It is well established that the level and duration of R-Smad activity has critical effects on TGF-β
-induced transcriptional responses.27
It is therefore logical that pathways that regulate the dephosphorylation inactivating R-Smads would have a significant impact on TGF-β
and BMP signaling. Although multiple Smad phosphatases have been identified,28
it has been unclear how the activity and expression of these phosphatases are regulated. In this study, we have shown that Bat3 promotes Smad1/5/8 dephosphorylation and thereby influences BMP signaling. In addition, we have started to unravel the molecular mechanisms underlying this regulation.
The regulation of R-Smad dephosphorylation has been difficult to dissect, partly because of the diverse and dynamic functions of these phosphatases, and partly because of our poor understanding of the tissue-specific mechanisms that control these enzymes.29
Among the known Smad phosphatases, the SCPs have been reported to differentially regulate Smad2/3 and Smad1/5/8.7, 8, 26
SCP1 and 2 clearly dephosphorylate the linker regions of Smad2 and 3, thereby enhancing TGF-β
signaling. However, controversy exists over whether SCP-mediated dephosphorylation of sites within the linker and C-terminal regions of Smad1 can inactivate this molecule, thereby suppressing BMP signaling.7, 8, 26
Our study has partially resolved this issue by demonstrating that SCP2 can indeed dephosphorylate the C-terminal phosphorylation sites in Smad1 and Smad5, while showing weaker activity for Smad8 (Supplementary Figure 2
). It is currently unknown whether SCPs require additional factors and/or modifications to initiate Smad1 dephosphorylation, or whether SCP-mediated Smad1 dephosphorylation is tissue or species specific. Nevertheless, our data indicate that Smad1–SCP2 interaction is enhanced by Bat3, and that this series of events regulates BMP signaling ().
Bat3 has been reported to act as a regulator of molecular chaperone proteins,30
and also contains a ubiquitin-like (UBL) domain. Therefore, like other UBL-containing proteins,31
Bat3 may suppress or enhance protein stability, protein–protein interactions, or both. Although Bat3 target proteins have yet to be fully delineated, our biochemical analyses indicate that SCP2 is a Bat3-interacting protein. Interestingly, Bat3 enhances Smad1–SCP2 interaction only in the presence of constitutively active ALK6 (). It has been previously shown that ALK5–Bat3 interaction accelerates the translocation of Bat3 into the nucleus.22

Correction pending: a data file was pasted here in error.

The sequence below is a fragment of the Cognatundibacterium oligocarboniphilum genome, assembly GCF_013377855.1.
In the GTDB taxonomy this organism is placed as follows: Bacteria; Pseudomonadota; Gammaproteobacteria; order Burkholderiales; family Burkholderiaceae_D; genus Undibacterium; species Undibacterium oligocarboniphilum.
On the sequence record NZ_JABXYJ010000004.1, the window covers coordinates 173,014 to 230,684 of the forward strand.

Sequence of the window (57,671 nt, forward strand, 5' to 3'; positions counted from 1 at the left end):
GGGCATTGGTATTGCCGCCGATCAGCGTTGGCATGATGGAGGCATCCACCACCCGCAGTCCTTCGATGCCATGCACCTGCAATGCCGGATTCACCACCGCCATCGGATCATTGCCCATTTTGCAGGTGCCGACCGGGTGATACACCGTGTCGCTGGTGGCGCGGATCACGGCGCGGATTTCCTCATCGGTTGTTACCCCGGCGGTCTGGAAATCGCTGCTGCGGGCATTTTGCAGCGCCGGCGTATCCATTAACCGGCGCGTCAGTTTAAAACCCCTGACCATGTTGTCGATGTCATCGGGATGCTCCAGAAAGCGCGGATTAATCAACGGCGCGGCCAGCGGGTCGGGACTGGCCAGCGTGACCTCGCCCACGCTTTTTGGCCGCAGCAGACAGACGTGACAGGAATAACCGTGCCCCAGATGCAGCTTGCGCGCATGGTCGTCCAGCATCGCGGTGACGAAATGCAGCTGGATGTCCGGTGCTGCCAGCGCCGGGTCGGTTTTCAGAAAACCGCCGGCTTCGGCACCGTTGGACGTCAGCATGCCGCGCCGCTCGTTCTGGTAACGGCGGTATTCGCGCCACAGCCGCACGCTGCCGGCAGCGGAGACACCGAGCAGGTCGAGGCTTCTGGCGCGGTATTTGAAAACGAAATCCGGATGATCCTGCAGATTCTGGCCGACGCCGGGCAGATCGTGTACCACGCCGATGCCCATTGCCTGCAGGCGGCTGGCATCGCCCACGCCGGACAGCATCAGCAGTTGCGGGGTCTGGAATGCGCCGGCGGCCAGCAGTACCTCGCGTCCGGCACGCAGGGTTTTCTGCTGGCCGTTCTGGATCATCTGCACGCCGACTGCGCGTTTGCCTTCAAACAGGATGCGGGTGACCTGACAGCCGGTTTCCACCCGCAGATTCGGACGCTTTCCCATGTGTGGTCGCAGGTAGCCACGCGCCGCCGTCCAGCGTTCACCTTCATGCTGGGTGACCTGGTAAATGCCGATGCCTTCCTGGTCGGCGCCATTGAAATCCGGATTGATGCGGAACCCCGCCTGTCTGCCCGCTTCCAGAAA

However, in the context of BMP signaling, we were unable to detect any interaction between Bat3 and ALK2, 3, or 6 (Supplementary Figure 4
). In addition, Bat3 is located predominantly in the nucleus in the cell lines used in our study, obscuring any increase in levels of total Bat3 protein or nuclear Bat3 protein that might have been induced by BMP treatment (, Supplementary Figure 1
and data not shown). Finally, although our data strongly suggest that Bat3 enhances the interaction between SCP and phosphorylated Smad1, it remains to be elucidated whether additional post-translational modifications (e.g., ubiquitination or acetylation) of Smad1, SCP2, and/or Bat3 are required for physiological regulation of BMP signaling.
In their detailed analyses of the developmental defects of Bat3-deficient mice, Desmots et al.15
reported that these mutants showed impaired branching of the terminal bronchiolar alveoli in the lung as well as abnormal renal branching in the kidney, two processes for which BMP signaling is known to be crucial.32, 33, 34
These in vivo
findings raised the possibility that dysregulated BMP signaling might be responsible for the defects in their Bat3-deficient mice. Our demonstration in cell lines that Bat3 inactivation sustained BMP signaling and enhances osteoblast differentiation support a role for Bat3 in development. However, further investigation of tissue-specific Bat3 knockout mice will be required to confirm any such in vivo
functions for Bat3.
In conclusion, our work demonstrates that Bat3 positively regulates dephosphorylation of Smad1/5/8 and thus functions as a negative regulator of BMP signaling. As BMPs enhance bone generation, modification of the BMP–Bat3 signaling may improve efficacy of bone replacement and implant. In addition, because dysregulation of the TGF-β
and BMP signaling pathways has been observed in numerous human disorders, including cancer,32, 35, 36
it would be interesting to determine whether mutations of Bat3 are associated with disease progression.